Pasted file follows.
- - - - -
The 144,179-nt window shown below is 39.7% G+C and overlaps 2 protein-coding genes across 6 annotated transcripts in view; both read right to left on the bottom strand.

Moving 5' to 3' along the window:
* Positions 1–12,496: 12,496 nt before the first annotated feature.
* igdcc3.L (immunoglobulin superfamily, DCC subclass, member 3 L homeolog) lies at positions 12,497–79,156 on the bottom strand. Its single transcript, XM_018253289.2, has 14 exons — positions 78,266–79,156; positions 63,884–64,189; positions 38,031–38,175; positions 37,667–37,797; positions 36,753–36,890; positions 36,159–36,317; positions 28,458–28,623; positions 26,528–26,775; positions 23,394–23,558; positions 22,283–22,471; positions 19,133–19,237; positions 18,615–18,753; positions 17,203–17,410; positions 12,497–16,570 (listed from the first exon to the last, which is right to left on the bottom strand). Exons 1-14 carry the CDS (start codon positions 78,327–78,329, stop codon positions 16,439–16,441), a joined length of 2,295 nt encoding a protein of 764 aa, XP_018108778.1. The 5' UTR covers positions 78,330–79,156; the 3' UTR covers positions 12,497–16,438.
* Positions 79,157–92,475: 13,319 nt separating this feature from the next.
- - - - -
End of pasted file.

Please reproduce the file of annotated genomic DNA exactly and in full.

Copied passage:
The 144,179-nt window shown below is 39.7% G+C and overlaps 2 protein-coding genes across 6 annotated transcripts in view; both read right to left on the bottom strand.

Moving 5' to 3' along the window:
* Positions 1–12,496: 12,496 nt before the first annotated feature.
* igdcc3.L (immunoglobulin superfamily, DCC subclass, member 3 L homeolog) lies at positions 12,497–79,156 on the bottom strand. Its single transcript, XM_018253289.2, has 14 exons — positions 78,266–79,156; positions 63,884–64,189; positions 38,031–38,175; positions 37,667–37,797; positions 36,753–36,890; positions 36,159–36,317; positions 28,458–28,623; positions 26,528–26,775; positions 23,394–23,558; positions 22,283–22,471; positions 19,133–19,237; positions 18,615–18,753; positions 17,203–17,410; positions 12,497–16,570 (listed from the first exon to the last, which is right to left on the bottom strand). Exons 1-14 carry the CDS (start codon positions 78,327–78,329, stop codon positions 16,439–16,441), a joined length of 2,295 nt encoding a protein of 764 aa, XP_018108778.1. The 5' UTR covers positions 78,330–79,156; the 3' UTR covers positions 12,497–16,438.
* Positions 79,157–92,475: 13,319 nt separating this feature from the next.